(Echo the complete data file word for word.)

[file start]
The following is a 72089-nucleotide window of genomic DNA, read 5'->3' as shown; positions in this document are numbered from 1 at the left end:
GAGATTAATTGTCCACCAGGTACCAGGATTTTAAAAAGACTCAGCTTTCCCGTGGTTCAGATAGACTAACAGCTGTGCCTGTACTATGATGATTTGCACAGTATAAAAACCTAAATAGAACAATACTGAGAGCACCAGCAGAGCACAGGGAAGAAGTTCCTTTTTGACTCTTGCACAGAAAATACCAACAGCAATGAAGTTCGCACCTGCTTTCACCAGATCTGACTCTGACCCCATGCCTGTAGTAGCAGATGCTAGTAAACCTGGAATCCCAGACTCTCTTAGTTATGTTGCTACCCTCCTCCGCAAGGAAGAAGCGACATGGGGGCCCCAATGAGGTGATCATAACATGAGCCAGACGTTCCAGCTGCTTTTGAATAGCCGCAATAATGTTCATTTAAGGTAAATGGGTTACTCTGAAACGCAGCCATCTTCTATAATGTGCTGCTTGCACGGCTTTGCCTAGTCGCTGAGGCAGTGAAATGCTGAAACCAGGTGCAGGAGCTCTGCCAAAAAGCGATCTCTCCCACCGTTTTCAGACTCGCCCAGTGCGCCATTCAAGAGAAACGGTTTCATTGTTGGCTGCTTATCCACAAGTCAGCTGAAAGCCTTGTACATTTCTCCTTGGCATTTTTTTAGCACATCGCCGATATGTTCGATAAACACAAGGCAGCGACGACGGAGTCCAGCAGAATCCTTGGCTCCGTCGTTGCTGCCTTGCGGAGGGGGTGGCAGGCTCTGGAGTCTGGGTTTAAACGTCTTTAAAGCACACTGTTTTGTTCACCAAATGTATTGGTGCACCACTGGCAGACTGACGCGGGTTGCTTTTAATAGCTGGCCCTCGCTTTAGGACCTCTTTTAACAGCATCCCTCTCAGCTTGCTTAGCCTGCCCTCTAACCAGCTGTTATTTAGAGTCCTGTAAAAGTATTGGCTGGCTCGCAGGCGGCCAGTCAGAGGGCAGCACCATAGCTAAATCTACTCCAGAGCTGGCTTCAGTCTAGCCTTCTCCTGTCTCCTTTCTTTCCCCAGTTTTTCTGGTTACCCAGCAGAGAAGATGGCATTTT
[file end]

The following is a 72089-nucleotide window of genomic DNA, read 5'->3' as shown; positions in this document are numbered from 1 at the left end:
GAGATTAATTGTCCACCAGGTACCAGGATTTTAAAAAGACTCAGCTTTCCCGTGGTTCAGATAGACTAACAGCTGTGCCTGTACTATGATGATTTGCACAGTATAAAAACCTAAATAGAACAATACTGAGAGCACCAGCAGAGCACAGGGAAGAAGTTCCTTTTTGACTCTTGCACAGAAAATACCAACAGCAATGAAGTTCGCACCTGCTTTCACCAGATCTGACTCTGACCCCATGCCTGTAGTAGCAGATGCTAGTAAACCTGGAATCCCAGACTCTCTTAGTTATGTTGCTACCCTCCTCCGCAAGGAAGAAGCGACATGGGGGCCCCAATGAGGTGATCATAACATGAGCCAGACGTTCCAGCTGCTTTTGAATAGCCGCAATAATGTTCATTTAAGGTAAATGGGTTACTCTGAAACGCAGCCATCTTCTATAATGTGCTGCTTGCACGGCTTTGCCTAGTCGCTGAGGCAGTGAAATGCTGAAACCAGGTGCAGGAGCTCTGCCAAAAAGCGATCTCTCCCACCGTTTTCAGACTCGCCCAGTGCGCCATTCAAGAGAAACGGTTTCATTGTTGGCTGCTTATCCACAAGTCAGCTGAAAGCCTTGTACATTTCTCCTTGGCATTTTTTTAGCACATCGCCGATATGTTCGATAAACACAAGGCAGCGACGACGGAGTCCAGCAGAATCCTTGGCTCCGTCGTTGCTGCCTTGCGGAGGGGGTGGCAGGCTCTGGAGTCTGGGTTTAAACGTCTTTAAAGCACACTGTTTTGTTCACCAAATGTATTGGTGCACCACTGGCAGACTGACGCGGGTTGCTTTTAATAGCTGGCCCTCGCTTTAGGACCTCTTTTAACAGCATCCCTCTCAGCTTGCTTAGCCTGCCCTCTAACCAGCTGTTATTTAGAGTCCTGTAAAAGTATTGGCTGGCTCGCAGGCGGCCAGTCAGAGGGCAGCACCATAGCTAAATCTACTCCAGAGCTGGCTTCAGTCTAGCCTTCTCCTGTCTCCTTTCTTTCCCCAGTTTTTCTGGTTACCCAGCAGAGAAGATGGCATTTT